Tag Archives: jury duty

Jury Selection: A Courts Reporter Reflects

I sought the help from fellow journalists in researching a story about social media and its affect on the courts.

I was lucky enough to hear back from John Painter, Jr., a retired Oregonian courts reporter (and, as no one is immune from the process, a seven-time potential juror), who offered me these thoughts on jury selection, the process some lawyers call “pick ’em and stick ’em.”

“In my experience as a juror, during voire dire I was bumped from every case but one (both sides had run out of challenges) solely because as a court reporter I knew too much about trials and the trial tactics of both sides.

In my experience as both juror and journalist, I came to several conclusions:

(1) Jurors being questioned routinely lie about their positions on issues they think could get them bumped;

(2) lawyers on both sides harbor deep-seated prejudices about who would make a good and bad juror and the common rationales for bumping certain types of jurors are mostly without real-world foundation, but “blogging” news web sites is a red flag;

(3) lawyers involved in criminal litigation invariably will disqualify any potential jurors with any link to any media (and in this day and age that includes anything dealing with the web);

(4) no expert worth his/her salt can tell you anything substantive about who would be a good or bad juror; humans are just too complicated.”

Followup: Kitsap Prosecutor Dismissed from Jury Duty

Though he made it before a judge during the process, Kitsap County Prosecutor Russell Hauge won’t be sitting on a jury anytime soon.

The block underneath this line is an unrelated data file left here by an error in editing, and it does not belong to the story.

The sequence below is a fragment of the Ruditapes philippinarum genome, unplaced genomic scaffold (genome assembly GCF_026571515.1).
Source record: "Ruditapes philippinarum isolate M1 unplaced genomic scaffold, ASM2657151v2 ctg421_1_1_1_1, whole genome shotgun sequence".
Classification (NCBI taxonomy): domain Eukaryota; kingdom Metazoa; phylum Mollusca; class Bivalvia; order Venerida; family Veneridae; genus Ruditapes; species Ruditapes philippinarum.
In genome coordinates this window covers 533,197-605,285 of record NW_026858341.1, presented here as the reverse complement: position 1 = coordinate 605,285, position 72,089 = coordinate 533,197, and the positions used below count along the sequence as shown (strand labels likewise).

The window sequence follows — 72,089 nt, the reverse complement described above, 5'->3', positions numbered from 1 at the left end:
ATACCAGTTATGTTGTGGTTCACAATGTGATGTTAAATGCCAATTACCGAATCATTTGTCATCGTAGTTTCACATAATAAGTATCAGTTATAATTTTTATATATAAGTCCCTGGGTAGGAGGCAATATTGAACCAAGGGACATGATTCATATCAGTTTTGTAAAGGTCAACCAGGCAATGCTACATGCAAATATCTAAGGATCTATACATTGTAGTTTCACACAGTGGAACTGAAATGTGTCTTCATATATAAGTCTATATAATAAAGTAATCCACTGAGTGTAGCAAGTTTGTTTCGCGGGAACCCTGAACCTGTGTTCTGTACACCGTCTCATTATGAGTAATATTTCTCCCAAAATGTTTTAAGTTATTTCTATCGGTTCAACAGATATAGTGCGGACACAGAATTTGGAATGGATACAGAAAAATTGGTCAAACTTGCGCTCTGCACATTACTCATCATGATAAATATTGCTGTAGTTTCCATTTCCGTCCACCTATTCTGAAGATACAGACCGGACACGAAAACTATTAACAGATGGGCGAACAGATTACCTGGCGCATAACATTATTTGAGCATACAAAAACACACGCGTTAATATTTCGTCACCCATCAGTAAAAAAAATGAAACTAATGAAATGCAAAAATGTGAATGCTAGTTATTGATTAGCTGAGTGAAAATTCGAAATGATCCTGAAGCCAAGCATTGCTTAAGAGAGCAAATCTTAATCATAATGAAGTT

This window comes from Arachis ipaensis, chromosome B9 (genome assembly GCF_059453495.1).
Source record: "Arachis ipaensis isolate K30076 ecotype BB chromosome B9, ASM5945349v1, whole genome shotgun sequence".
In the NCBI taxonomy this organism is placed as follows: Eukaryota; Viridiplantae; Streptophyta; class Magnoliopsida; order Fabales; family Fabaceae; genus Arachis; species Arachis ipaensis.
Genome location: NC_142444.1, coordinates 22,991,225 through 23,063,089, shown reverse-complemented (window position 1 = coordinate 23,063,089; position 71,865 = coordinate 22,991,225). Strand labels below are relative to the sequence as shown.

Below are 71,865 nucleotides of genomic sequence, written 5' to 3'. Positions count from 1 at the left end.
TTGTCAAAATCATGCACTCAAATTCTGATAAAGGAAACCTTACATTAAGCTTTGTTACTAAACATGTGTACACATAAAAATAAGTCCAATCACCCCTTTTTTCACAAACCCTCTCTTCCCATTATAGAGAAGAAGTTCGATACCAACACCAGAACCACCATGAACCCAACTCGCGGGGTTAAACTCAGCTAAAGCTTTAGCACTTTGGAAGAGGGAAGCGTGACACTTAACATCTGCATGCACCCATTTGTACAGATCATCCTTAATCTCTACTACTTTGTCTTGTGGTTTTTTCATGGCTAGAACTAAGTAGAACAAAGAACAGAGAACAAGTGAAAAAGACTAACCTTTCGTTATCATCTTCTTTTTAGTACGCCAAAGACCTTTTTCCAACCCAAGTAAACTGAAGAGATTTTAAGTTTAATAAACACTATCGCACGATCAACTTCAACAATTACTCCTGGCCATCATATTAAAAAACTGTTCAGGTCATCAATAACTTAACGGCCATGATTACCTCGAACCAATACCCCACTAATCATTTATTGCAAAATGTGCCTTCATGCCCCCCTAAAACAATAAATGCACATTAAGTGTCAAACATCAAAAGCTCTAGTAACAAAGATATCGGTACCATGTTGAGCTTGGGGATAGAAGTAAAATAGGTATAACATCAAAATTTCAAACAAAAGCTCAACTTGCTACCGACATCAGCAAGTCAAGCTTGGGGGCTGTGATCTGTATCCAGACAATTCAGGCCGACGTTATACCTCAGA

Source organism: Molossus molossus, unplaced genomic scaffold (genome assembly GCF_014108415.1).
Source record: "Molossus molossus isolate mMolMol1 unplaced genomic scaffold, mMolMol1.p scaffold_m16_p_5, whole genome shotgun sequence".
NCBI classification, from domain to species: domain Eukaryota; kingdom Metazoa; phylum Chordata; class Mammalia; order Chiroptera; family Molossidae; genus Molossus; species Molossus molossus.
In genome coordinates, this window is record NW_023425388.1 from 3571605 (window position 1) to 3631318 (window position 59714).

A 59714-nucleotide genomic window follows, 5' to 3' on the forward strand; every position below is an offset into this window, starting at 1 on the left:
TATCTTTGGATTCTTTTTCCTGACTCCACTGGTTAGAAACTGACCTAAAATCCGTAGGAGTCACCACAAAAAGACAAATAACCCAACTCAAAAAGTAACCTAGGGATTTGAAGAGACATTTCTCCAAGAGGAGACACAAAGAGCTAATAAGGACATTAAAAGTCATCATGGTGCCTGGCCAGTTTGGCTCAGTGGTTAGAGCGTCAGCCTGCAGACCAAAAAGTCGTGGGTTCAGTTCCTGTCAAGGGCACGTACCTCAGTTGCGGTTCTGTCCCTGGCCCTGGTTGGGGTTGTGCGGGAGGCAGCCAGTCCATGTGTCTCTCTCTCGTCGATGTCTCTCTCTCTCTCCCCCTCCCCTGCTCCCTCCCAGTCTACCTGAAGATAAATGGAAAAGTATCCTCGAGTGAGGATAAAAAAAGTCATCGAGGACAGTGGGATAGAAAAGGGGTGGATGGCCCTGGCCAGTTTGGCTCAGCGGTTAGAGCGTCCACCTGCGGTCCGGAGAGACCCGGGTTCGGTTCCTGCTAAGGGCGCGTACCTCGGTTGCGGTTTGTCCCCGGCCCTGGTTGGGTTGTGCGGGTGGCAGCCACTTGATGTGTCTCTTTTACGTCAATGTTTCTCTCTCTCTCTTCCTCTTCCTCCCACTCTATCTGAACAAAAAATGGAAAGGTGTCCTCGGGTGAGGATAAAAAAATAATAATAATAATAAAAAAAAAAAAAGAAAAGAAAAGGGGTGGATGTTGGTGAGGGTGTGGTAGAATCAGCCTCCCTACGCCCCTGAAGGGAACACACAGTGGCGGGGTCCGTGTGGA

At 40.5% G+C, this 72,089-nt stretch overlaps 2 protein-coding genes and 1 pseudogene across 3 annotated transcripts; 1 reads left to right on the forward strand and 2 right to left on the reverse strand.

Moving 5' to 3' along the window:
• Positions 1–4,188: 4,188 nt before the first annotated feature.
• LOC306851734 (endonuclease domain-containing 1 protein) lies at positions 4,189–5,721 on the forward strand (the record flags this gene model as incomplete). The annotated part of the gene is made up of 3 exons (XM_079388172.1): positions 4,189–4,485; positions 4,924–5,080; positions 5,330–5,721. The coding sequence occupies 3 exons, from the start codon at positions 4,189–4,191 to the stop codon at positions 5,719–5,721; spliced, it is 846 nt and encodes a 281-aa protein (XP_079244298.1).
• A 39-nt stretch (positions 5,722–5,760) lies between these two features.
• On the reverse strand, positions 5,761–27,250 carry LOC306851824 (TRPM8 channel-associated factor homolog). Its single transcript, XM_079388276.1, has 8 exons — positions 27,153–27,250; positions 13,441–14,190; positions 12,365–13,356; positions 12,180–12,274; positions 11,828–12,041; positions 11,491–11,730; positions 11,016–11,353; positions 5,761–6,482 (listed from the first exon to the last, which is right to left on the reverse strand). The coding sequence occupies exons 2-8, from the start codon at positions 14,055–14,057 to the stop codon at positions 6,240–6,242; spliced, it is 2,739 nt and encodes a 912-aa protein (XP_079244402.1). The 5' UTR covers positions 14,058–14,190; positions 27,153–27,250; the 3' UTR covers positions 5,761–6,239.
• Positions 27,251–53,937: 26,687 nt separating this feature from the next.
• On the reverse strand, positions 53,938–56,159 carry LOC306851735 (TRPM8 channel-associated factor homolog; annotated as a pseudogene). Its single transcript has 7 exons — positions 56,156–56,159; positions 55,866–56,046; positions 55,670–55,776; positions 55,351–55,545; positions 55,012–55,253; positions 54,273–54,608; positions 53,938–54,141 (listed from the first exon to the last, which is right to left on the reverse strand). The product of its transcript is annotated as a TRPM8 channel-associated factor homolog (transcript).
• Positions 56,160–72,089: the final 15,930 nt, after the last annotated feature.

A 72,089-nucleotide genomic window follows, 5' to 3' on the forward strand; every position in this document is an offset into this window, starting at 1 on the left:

I reported earlier this week that he’d been called to serve, just like everyone else. He made it to the voir dire process in a criminal case before Kitsap County Superior Court Judge Leila Mills, but that was where it ended.

He was asked this question: Could he presume the defendant innocent since the charging documents were filed in his name. (All official documents out of of Kitsap County Prosecutor’s Office, including charging documents, include his name).

“I said no,” Hauge said, and he was dismissed.

Even the Kitsap County Prosecutor Gets Called for Jury Duty

Ahh, jury duty. There’s nothing quite like getting that summons in the mail, an invitation to fulfill our civic duty to fairly to impartially weigh the evidence in cases involving our peers in society.

And no one is immune to the task. Not even elected prosecutors.

Kitsap County Prosecutor Russell Hauge received his summons recently, and is on call this week for his chance to get on a panel.

“I’ll call in Sunday night just like everyone else,” Hauge said.

Granted, the odds are slim to none that any judge, especially in a criminal case, would allow the sitting prosecutor on a jury. The conflicts seem steep (for instance, he’d be watching a deputy prosecutor — who answers to him —  try a case).

But even presidents get called for jury duty. George W. Bush was in 2005 and Barack Obama just this year. They too have an armada of reasons why serving on a jury just probably isn’t going to happen.

How far Hauge gets in the process remains to be seen.

“It’s up to the judge,” he said.